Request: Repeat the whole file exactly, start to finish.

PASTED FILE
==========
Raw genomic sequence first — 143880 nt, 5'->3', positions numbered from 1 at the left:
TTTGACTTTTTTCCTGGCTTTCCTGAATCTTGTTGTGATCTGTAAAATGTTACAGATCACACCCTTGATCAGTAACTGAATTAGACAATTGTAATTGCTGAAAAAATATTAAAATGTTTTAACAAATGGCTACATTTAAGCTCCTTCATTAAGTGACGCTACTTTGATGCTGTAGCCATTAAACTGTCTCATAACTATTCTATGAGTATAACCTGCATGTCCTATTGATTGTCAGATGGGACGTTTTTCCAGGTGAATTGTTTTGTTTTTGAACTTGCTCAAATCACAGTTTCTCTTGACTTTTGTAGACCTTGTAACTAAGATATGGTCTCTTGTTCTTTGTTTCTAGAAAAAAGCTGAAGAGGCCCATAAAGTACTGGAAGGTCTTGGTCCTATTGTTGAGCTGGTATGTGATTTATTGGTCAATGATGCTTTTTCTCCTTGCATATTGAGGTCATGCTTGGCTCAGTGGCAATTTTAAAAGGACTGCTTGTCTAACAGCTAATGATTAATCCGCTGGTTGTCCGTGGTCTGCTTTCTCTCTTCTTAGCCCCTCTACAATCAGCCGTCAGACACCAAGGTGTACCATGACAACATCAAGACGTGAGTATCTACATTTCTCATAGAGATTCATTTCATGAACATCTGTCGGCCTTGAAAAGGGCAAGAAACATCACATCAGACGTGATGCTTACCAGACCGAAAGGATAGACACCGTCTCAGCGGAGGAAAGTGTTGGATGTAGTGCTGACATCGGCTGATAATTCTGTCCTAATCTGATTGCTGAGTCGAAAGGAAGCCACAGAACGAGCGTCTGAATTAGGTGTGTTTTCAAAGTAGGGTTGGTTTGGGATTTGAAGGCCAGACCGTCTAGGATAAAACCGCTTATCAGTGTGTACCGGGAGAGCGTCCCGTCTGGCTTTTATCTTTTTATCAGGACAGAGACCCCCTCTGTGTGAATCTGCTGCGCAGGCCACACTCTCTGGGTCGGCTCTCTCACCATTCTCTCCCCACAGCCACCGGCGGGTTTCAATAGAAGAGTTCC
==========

Raw genomic sequence first — 143880 nt, 5'->3', positions numbered from 1 at the left:
TTTGACTTTTTTCCTGGCTTTCCTGAATCTTGTTGTGATCTGTAAAATGTTACAGATCACACCCTTGATCAGTAACTGAATTAGACAATTGTAATTGCTGAAAAAATATTAAAATGTTTTAACAAATGGCTACATTTAAGCTCCTTCATTAAGTGACGCTACTTTGATGCTGTAGCCATTAAACTGTCTCATAACTATTCTATGAGTATAACCTGCATGTCCTATTGATTGTCAGATGGGACGTTTTTCCAGGTGAATTGTTTTGTTTTTGAACTTGCTCAAATCACAGTTTCTCTTGACTTTTGTAGACCTTGTAACTAAGATATGGTCTCTTGTTCTTTGTTTCTAGAAAAAAGCTGAAGAGGCCCATAAAGTACTGGAAGGTCTTGGTCCTATTGTTGAGCTGGTATGTGATTTATTGGTCAATGATGCTTTTTCTCCTTGCATATTGAGGTCATGCTTGGCTCAGTGGCAATTTTAAAAGGACTGCTTGTCTAACAGCTAATGATTAATCCGCTGGTTGTCCGTGGTCTGCTTTCTCTCTTCTTAGCCCCTCTACAATCAGCCGTCAGACACCAAGGTGTACCATGACAACATCAAGACGTGAGTATCTACATTTCTCATAGAGATTCATTTCATGAACATCTGTCGGCCTTGAAAAGGGCAAGAAACATCACATCAGACGTGATGCTTACCAGACCGAAAGGATAGACACCGTCTCAGCGGAGGAAAGTGTTGGATGTAGTGCTGACATCGGCTGATAATTCTGTCCTAATCTGATTGCTGAGTCGAAAGGAAGCCACAGAACGAGCGTCTGAATTAGGTGTGTTTTCAAAGTAGGGTTGGTTTGGGATTTGAAGGCCAGACCGTCTAGGATAAAACCGCTTATCAGTGTGTACCGGGAGAGCGTCCCGTCTGGCTTTTATCTTTTTATCAGGACAGAGACCCCCTCTGTGTGAATCTGCTGCGCAGGCCACACTCTCTGGGTCGGCTCTCTCACCATTCTCTCCCCACAGCCACCGGCGGGTTTCAATAGAAGAGTTCC